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More than a barrier against environmental agents, skin reflects individual health and is a visible sign of ageing with the progressive loss of skin integrity. In order to evaluate the consequences of an environmental complex mixture, with tobacco smoke (TS) as model, on cellular and morphological changes, a 3D skin model was used. Morphologically, tissue integrity was intact after one TS-exposure while the superficial layers were drastically reduced after two TS-exposures. However, TS modified epidermal organisation at the molecular level after just one exposure. A decrease in loricrin protein staining was showed in the epidermis, while production of inflammatory cytokines (IL-8, IL-1α, IL-18) and metalloproteinase (MMP-1, MMP-3) were stimulated. Oxidative stress was also illustrated with an increase in 4-HNE protein staining. Moreover, terminal differentiation, cell-cell junction and anchorage gene expression was down-regulated in our model after one TS-exposure. In conclusion, tobacco smoke impacted the fundamental functions of skin, namely tissue anchorage, cornification and skin desquamation. Oxidative stress resulted in skin ageing. The tissue was even reactive with the inflammatory pathways, after one TS-exposure. The 3D-RHE model is appropriate for evaluating the impact of environmental pollutants on skin ageing.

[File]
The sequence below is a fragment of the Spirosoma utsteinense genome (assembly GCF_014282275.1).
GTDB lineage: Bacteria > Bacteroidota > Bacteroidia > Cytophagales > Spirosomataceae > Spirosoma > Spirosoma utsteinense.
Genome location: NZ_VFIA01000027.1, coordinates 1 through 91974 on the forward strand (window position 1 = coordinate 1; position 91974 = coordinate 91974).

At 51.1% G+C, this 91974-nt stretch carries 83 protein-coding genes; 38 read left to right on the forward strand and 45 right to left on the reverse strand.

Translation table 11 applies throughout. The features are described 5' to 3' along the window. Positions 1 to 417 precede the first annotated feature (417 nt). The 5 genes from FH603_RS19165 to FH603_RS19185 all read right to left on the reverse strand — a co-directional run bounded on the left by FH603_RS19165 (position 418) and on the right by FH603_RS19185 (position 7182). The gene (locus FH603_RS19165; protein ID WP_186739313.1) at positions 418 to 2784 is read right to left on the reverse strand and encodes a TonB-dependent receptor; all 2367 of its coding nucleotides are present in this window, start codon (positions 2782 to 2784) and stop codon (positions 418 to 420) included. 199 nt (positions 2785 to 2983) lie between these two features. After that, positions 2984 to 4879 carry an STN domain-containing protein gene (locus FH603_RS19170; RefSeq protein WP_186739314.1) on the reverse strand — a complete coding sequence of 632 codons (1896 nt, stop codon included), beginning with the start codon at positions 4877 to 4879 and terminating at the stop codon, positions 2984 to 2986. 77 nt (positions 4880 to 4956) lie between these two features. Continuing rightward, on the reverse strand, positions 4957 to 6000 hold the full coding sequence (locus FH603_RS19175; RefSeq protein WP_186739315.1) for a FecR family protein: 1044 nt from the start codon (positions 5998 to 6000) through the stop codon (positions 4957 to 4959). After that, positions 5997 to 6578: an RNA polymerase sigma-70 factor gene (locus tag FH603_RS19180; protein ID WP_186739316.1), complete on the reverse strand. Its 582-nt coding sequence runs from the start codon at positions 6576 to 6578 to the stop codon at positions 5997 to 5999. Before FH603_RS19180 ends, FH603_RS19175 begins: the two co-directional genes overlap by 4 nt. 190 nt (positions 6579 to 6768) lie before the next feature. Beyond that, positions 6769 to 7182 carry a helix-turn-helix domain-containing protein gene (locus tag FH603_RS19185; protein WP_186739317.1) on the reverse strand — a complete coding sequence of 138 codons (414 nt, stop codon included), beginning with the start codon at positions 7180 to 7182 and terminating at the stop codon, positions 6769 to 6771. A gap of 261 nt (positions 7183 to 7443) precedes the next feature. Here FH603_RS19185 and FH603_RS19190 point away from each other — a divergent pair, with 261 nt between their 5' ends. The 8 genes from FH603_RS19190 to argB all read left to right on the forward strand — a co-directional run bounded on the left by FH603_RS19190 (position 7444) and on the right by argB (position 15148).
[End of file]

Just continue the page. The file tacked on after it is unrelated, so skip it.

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The small proteoglycans (PG) of bone consist of two different molecular species: one containing one chondroitin sulfate chain (PG II) and the other, two chains (PG I). These two proteoglycans are found in many connective tissues and have Mr = 45,000 core proteins with clear differences in their NH2-terminal sequences. Using antisera produced against synthetic peptides derived from the human PG I and PG II NH2 termini, we have isolated several cDNA clones from a lambda gt11 expression library made against mRNA isolated from human bone-derived cells. The clones, which reacted with antisera to the PG II peptide, were sequenced and found to be identical with the PG II class of proteoglycan from human fibroblasts known as PG-40 or decorin. The clones reacting to the PG I antisera, however, had a unique sequence. The derived protein sequence of PG I showed sufficient homology with the PG II sequence (55% of the amino acids are identical, with most others involving chemically similar amino acid substitutions) to strongly suggest that the two proteins were the result of a gene duplication. PG II (decorin) contains one attached glycosaminoglycan chain, while PG I probably contains two chains. For this reason, we suggest that PG I be called biglycan. The biglycan protein sequence contains 368 residues (Mr = 42,510 for the complete sequence and Mr = 37,983 for the secreted form) that appears to consist predominantly of a series of 12 tandem repeats of 24 residues. The repeats are recognized by their conserved leucines (and leucine-like amino acids) in positions previously reported for a diverse collection of proteins (none of which is thought to be proteoglycans) including: two morphogenic proteins (toll and chaoptin) in the fruit fly; a yeast adenylate cyclase; and two human proteins, the von Willebrand Factor-binding platelet membrane protein, GPIb, and a rare serum protein, leucine-rich glycoprotein.